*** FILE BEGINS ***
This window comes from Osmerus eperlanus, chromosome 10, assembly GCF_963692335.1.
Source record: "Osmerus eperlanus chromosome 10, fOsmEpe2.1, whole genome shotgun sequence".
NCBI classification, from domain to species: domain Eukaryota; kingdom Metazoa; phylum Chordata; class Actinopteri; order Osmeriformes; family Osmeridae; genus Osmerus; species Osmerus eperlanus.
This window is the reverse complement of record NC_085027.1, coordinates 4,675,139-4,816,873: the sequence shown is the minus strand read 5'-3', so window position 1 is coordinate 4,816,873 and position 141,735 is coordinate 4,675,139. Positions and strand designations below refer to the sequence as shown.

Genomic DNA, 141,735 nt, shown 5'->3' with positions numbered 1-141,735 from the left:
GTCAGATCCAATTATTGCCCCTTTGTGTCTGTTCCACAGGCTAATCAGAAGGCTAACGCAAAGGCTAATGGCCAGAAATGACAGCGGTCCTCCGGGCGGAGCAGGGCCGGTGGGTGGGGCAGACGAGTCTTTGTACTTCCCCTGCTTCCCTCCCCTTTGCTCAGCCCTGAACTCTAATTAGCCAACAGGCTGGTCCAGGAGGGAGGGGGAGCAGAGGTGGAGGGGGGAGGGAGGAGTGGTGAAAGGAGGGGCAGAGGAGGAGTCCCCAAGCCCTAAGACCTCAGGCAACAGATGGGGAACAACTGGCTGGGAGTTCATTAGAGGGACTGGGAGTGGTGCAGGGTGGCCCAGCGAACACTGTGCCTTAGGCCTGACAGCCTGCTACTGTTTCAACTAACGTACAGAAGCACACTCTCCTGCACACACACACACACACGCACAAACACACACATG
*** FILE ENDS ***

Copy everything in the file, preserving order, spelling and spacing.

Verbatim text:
This window comes from Osmerus eperlanus, chromosome 10, assembly GCF_963692335.1.
Source record: "Osmerus eperlanus chromosome 10, fOsmEpe2.1, whole genome shotgun sequence".
NCBI classification, from domain to species: domain Eukaryota; kingdom Metazoa; phylum Chordata; class Actinopteri; order Osmeriformes; family Osmeridae; genus Osmerus; species Osmerus eperlanus.
This window is the reverse complement of record NC_085027.1, coordinates 4,675,139-4,816,873: the sequence shown is the minus strand read 5'-3', so window position 1 is coordinate 4,816,873 and position 141,735 is coordinate 4,675,139. Positions and strand designations below refer to the sequence as shown.

Genomic DNA, 141,735 nt, shown 5'->3' with positions numbered 1-141,735 from the left:
GTCAGATCCAATTATTGCCCCTTTGTGTCTGTTCCACAGGCTAATCAGAAGGCTAACGCAAAGGCTAATGGCCAGAAATGACAGCGGTCCTCCGGGCGGAGCAGGGCCGGTGGGTGGGGCAGACGAGTCTTTGTACTTCCCCTGCTTCCCTCCCCTTTGCTCAGCCCTGAACTCTAATTAGCCAACAGGCTGGTCCAGGAGGGAGGGGGAGCAGAGGTGGAGGGGGGAGGGAGGAGTGGTGAAAGGAGGGGCAGAGGAGGAGTCCCCAAGCCCTAAGACCTCAGGCAACAGATGGGGAACAACTGGCTGGGAGTTCATTAGAGGGACTGGGAGTGGTGCAGGGTGGCCCAGCGAACACTGTGCCTTAGGCCTGACAGCCTGCTACTGTTTCAACTAACGTACAGAAGCACACTCTCCTGCACACACACACACACACGCACAAACACACACATG